An offer in compromise (OIC) is designed to settle the taxpayer’s debt for substantially less than he or she owes. The purpose behind the OIC is to bring delinquent taxpayers back into good standing, while providing the IRS an opportunity to collect as much outstanding tax revenue as it can. If you are unable to pay your total tax debt, an offer in compromise may be a great option; however, it is not for everyone.
Calculating the Offer in Compromise
To determine the acceptable minimum offer amount, the IRS will look at the taxpayer’s income and available assets, and compare it to their monthly expenses and other secured debts; however, not all expenses qualify. For example, non-secured debt, such as credit card debt, will not be taken into account when calculating your offer. In addition, the IRS imposes a cap on qualified expenses, such as housing and transportation costs, to limit the amount you can claim, even if your actual expenses are much greater.
Further, the value of any assets the taxpayer currently has, such as a home, car, 401K, or checking account, will be automatically calculated into the minimum offer amount. Consequently, those who have a valuation of assets exceeding their tax liability are not good candidates for an offer in compromise, since the IRS will deem the taxpayer capable of paying the entire liability. This does not mean, however, that one should liquidate their assets prior to submitting an offer. The IRS may consider these recently sold assets to be “dissipated assets,” which could have an adverse effect on the final offer amount.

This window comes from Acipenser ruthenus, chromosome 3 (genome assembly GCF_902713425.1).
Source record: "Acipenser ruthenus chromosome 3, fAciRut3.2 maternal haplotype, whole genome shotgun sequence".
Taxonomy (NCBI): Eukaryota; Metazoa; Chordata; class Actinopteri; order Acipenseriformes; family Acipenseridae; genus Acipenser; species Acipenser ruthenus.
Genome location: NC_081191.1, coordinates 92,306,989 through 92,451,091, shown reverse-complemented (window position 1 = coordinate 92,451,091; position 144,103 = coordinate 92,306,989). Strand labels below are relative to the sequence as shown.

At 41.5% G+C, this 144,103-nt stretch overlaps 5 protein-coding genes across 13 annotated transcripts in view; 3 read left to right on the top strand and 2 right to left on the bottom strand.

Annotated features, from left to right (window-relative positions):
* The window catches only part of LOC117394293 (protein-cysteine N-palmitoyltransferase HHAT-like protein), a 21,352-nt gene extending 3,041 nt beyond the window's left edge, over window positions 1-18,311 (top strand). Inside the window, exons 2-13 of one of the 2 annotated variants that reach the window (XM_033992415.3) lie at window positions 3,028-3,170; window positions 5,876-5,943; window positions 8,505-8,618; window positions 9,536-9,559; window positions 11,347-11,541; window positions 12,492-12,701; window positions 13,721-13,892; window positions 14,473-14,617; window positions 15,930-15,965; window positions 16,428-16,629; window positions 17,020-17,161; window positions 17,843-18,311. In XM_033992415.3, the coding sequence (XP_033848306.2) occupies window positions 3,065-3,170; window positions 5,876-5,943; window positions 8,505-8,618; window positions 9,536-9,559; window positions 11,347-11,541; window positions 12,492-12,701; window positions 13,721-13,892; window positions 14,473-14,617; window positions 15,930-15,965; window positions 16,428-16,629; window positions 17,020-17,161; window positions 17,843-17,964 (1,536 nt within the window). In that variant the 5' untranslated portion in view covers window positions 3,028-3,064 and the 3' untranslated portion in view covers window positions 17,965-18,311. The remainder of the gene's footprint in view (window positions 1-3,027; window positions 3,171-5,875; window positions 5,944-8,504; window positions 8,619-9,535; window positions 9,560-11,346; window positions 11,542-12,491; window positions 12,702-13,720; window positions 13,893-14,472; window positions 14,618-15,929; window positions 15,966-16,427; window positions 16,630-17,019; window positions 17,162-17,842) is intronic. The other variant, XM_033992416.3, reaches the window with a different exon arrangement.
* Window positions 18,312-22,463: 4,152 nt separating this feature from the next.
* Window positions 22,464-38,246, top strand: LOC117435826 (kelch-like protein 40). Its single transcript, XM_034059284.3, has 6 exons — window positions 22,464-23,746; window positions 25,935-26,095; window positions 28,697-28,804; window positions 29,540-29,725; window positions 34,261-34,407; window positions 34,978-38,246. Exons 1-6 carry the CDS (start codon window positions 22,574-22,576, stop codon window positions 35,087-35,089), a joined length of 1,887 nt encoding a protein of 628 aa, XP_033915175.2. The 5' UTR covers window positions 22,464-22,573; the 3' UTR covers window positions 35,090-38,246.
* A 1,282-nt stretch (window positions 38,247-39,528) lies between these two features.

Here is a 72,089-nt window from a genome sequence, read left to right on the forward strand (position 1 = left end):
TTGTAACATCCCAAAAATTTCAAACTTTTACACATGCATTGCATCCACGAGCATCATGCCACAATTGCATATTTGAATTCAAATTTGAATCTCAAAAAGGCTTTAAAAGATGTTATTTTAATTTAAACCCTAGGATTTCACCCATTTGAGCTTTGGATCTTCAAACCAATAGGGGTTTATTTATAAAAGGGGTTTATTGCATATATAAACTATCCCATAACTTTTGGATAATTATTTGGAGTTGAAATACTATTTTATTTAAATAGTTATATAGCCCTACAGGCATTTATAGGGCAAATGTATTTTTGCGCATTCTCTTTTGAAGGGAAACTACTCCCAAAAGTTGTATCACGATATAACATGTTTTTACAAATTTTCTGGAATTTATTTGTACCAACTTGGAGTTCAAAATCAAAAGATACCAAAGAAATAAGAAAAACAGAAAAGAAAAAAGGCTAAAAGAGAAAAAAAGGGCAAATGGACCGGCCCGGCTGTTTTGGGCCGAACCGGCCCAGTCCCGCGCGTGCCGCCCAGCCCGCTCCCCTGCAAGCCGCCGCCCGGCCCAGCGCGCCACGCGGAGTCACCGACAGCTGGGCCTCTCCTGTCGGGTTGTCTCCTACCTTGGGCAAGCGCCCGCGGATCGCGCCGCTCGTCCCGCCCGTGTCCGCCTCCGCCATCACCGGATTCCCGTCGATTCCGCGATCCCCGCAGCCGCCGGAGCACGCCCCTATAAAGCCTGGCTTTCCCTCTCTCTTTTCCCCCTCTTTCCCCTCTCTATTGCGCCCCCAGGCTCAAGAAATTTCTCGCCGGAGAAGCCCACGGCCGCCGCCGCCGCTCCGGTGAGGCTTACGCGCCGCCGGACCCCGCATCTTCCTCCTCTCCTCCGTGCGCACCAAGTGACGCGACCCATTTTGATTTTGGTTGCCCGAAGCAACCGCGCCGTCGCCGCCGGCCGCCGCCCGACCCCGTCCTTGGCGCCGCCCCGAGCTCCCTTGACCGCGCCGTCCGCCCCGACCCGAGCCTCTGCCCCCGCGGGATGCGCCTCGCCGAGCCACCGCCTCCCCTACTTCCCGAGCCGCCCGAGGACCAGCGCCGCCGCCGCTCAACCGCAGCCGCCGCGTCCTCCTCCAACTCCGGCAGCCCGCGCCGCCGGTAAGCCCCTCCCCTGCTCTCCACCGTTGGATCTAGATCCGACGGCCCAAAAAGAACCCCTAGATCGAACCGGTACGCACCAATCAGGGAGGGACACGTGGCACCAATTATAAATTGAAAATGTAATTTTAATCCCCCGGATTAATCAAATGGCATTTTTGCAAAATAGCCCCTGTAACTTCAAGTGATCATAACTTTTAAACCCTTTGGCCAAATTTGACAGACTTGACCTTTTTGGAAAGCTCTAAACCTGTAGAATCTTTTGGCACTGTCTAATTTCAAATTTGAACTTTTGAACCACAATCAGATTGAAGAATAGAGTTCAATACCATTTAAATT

What is a Dissipated Asset?
Dissipated assets are anything of value that you had and subsequently sold, which could have satisfied your tax liability. For example, the sale of a business or car could be a dissipated asset. If the proceeds from the sale were spent on something other than your tax liability, and are no longer available to you, the IRS may add the value of the dissipated assets to your minimum offer amount.
Dissipated assets and their treatment can be difficult for many taxpayers to understand. However, treatment of assets is an important factor when the IRS determines the viability of an offer in compromise. Therefore, one mischaracterized asset, or one that is not accompanied by proper explanation can cause an offer in compromise to be rejected.
Calculating the offer in compromise is a complex process and requires professional assistance. It is important to seek out a qualified representative licensed to practice before the IRS, such as an attorney or certified public accountant. These experienced professionals are familiar with IRS regulations and can greatly improve the likelihood that your offer will be accepted.
If you have any questions or if we can further assist you, please contact our San Diego Offer in Compromise attorneys.